Twelve Days of Box Office: Day One
By David Mumpower
December 21, 2006

Neither of us was born when the first Rocky came out!

Box Office Prophets is proud to present our sixth annual Twelve Days of Christmas Box Office analysis. As we have stressed every December around this time, the period between December 20th and January 2nd is historically the most lucrative on the box office calendar.

Since BOP is chiefly comprised of a freakish number of numbers wonks, we live for this time frame. We cannot wait to get into the minutiae of daily numbers, but the focus for today will be on a different topic. There was an opener on Wednesday, so that's the topic of Day One of the Twelve Days.

The movie in question is Rocky Balboa, the final installment in a series that seriously regrets ever casting Tommy Morrison or - *gulp* - Sage Stallone. When the project was announced, it was universally derided as the desperate act of a long faded star in Sylvester Stallone. The 1980s A-List actor has the last laugh, however, as the sixth installment of Philadelphia pugilism has been shockingly well received by critics (currently 78% at Rotten Tomatoes as I type this).

In addition, he has earned major bragging for opening the film to the number one spot at the box office. Rocky's total of $6.2 million on Wednesday must make Stallone feel like it's 1985 all over again. Nobody remembers this now, but the film that spawned the deadly Living in America ear worm was a record shattering success upon its debut. With $127.8 million in domestic receipts, that production still stands as the most successful title in the franchise, edging out Rocky III by $2.8 million. Considering all of this, $6.2 million probably isn't going to buy Stallone that shiny new Van Gogh he's had his eye on (the actor's art collection is world class if you didn't know), but it does buy him back no small amount of credibility. This project could have been a joke but it has instead proven to be an early success story.

Before we get too excited, however, let's flash back five years. On Christmas Day of 2001, another heavily hyped boxing project made an impressive debut with $10.2 million in receipts. That title, Ali, appeared to be a major box office factor and a likely Academy Awards dominator. After the dust had settled, the Michael Mann project had proven itself to be pyrite. It wound up with only $58.1 million in domestic receipts, meaning that almost 20% of its total box office was accrued on opening day. The fallout was that the movie managed only two Oscar nominations and was shut out in the wins department. Rocky Balboa clearly has no aspirations in the latter regard, but it does bear noting that a brilliant first day performance by no means guarantees long term success for a holiday release...particularly not a late-December boxing title.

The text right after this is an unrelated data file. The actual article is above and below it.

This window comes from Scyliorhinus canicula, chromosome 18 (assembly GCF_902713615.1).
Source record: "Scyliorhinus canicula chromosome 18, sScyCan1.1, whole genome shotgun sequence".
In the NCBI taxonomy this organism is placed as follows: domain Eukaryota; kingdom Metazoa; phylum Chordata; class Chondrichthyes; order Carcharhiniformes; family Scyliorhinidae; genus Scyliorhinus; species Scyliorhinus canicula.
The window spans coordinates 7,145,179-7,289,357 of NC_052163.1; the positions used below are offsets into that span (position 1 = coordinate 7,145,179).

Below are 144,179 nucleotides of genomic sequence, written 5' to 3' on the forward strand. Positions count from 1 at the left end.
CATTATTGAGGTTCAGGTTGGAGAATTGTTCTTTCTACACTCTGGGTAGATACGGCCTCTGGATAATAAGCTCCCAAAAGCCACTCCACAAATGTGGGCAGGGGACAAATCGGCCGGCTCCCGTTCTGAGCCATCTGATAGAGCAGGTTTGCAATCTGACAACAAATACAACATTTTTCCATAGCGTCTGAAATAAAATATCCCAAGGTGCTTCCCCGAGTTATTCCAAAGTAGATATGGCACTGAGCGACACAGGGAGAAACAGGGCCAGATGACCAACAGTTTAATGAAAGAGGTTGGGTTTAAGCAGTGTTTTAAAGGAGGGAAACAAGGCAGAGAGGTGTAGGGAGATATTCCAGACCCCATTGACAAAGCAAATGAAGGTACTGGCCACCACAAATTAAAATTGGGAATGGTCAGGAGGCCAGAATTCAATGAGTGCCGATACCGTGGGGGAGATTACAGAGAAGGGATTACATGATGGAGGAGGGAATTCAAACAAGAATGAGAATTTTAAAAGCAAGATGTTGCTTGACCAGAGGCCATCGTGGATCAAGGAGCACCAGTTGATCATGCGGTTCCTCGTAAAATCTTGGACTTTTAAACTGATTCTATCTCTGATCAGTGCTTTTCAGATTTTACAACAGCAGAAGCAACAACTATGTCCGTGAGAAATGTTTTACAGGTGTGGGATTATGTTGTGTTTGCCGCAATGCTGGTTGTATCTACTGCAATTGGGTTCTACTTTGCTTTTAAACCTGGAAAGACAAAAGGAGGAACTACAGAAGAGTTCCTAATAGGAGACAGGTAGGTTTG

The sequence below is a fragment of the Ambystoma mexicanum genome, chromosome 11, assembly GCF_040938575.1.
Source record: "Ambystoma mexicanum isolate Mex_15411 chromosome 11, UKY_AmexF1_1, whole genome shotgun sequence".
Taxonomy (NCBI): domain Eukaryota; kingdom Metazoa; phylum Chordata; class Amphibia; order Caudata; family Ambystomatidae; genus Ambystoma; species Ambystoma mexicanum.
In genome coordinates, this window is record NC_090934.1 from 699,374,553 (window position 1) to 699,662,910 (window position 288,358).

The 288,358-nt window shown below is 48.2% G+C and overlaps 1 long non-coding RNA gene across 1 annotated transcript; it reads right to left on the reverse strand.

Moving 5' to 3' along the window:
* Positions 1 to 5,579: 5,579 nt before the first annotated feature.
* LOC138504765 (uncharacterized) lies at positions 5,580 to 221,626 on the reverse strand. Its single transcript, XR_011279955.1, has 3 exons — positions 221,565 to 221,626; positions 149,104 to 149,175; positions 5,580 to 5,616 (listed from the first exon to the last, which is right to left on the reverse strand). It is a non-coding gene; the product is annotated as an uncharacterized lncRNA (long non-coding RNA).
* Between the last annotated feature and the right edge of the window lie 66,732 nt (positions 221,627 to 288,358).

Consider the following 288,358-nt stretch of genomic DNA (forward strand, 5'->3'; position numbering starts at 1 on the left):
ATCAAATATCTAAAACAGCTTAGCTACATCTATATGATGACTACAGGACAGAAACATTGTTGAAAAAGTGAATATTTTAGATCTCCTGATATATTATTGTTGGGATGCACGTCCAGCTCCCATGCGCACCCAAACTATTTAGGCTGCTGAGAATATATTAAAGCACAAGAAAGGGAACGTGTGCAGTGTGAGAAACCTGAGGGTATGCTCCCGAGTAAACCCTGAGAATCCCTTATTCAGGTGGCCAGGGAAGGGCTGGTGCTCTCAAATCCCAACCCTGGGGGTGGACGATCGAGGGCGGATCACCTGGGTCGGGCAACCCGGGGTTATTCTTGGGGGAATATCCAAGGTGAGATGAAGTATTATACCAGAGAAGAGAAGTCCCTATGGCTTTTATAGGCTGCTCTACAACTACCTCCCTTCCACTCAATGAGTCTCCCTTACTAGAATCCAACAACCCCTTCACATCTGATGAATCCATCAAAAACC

The other four noteworthy films from Wednesday are the three openers from last weekend as well as a chick flick that will be a factor throughout the 12 days of Christmas. Will Smith's new awards contending project, The Pursuit of Happyness, earned $2.9 million, bringing its grand total to $35.2 million. Mr. Smith's career is in much better shape than it was with Ali, innit? An argument could be made that he's the most consistent A-list talent working in Hollywood today.

Finishing in third place is Charlotte's Web. The $2.0 million the movie adaptation earned on Wednesday allows it to surpass Eragon for the first time during their release. Charlotte's Web's paltry box office to date of $16.5 million is nothing to gloat about, though. Meanwhile, the horribly reviewed dragon-fire tale manages just under $1.8 million, and there is definite cause for concern about its staying power within the top ten.

Conversely, the title that rounds out the top five, The Holiday, will run like a fine German automobile throughout the Twelve Days of Box Office. Another $1.2 million today gives the project $28.7 million, putting it just ahead of Eragon's $28.5 million. Bet on Kate Winslet long term. A good example of why this time frame is so important to Hollywood may be explained in one simple statement about The Holiday. The project is up 15% from the prior Wednesday. The late December box office tide lifts all boats. I'll offer anecdotal as well as data-specific demonstrations of this in the coming days, so keep coming back to BOP over the next two weeks. While other sites are taking the holidays off, our content will be better than ever.